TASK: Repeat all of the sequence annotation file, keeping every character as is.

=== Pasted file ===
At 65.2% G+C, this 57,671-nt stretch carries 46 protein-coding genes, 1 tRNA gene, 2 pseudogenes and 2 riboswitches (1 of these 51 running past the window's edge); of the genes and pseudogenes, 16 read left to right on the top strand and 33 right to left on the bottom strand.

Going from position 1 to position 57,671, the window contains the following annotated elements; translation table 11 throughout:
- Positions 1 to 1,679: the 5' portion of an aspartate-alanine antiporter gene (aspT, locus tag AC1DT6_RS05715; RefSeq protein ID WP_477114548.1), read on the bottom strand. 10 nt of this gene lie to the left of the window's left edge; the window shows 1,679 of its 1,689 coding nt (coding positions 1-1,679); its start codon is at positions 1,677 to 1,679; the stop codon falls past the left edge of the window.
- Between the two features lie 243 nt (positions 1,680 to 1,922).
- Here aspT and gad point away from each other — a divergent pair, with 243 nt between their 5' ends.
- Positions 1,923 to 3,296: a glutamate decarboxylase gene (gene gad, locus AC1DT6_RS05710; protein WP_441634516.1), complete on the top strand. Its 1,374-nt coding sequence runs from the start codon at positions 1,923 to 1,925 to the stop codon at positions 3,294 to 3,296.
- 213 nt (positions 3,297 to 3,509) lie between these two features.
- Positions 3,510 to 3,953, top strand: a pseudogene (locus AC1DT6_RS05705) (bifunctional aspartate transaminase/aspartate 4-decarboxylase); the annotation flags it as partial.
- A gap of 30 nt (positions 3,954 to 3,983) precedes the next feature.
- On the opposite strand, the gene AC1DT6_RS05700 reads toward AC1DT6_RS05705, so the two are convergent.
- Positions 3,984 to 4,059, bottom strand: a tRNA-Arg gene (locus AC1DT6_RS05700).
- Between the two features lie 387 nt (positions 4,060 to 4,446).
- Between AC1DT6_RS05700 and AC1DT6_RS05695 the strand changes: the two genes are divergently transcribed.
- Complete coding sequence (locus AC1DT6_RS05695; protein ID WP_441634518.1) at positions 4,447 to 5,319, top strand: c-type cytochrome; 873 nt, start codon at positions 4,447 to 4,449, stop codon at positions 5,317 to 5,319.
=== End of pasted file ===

At 65.2% G+C, this 57,671-nt stretch carries 46 protein-coding genes, 1 tRNA gene, 2 pseudogenes and 2 riboswitches (1 of these 51 running past the window's edge); of the genes and pseudogenes, 16 read left to right on the top strand and 33 right to left on the bottom strand.

Going from position 1 to position 57,671, the window contains the following annotated elements; translation table 11 throughout:
- Positions 1 to 1,679: the 5' portion of an aspartate-alanine antiporter gene (aspT, locus tag AC1DT6_RS05715; RefSeq protein ID WP_477114548.1), read on the bottom strand. 10 nt of this gene lie to the left of the window's left edge; the window shows 1,679 of its 1,689 coding nt (coding positions 1-1,679); its start codon is at positions 1,677 to 1,679; the stop codon falls past the left edge of the window.
- Between the two features lie 243 nt (positions 1,680 to 1,922).
- Here aspT and gad point away from each other — a divergent pair, with 243 nt between their 5' ends.
- Positions 1,923 to 3,296: a glutamate decarboxylase gene (gene gad, locus AC1DT6_RS05710; protein WP_441634516.1), complete on the top strand. Its 1,374-nt coding sequence runs from the start codon at positions 1,923 to 1,925 to the stop codon at positions 3,294 to 3,296.
- 213 nt (positions 3,297 to 3,509) lie between these two features.
- Positions 3,510 to 3,953, top strand: a pseudogene (locus AC1DT6_RS05705) (bifunctional aspartate transaminase/aspartate 4-decarboxylase); the annotation flags it as partial.
- A gap of 30 nt (positions 3,954 to 3,983) precedes the next feature.
- On the opposite strand, the gene AC1DT6_RS05700 reads toward AC1DT6_RS05705, so the two are convergent.
- Positions 3,984 to 4,059, bottom strand: a tRNA-Arg gene (locus AC1DT6_RS05700).
- Between the two features lie 387 nt (positions 4,060 to 4,446).
- Between AC1DT6_RS05700 and AC1DT6_RS05695 the strand changes: the two genes are divergently transcribed.
- Complete coding sequence (locus AC1DT6_RS05695; protein ID WP_441634518.1) at positions 4,447 to 5,319, top strand: c-type cytochrome; 873 nt, start codon at positions 4,447 to 4,449, stop codon at positions 5,317 to 5,319.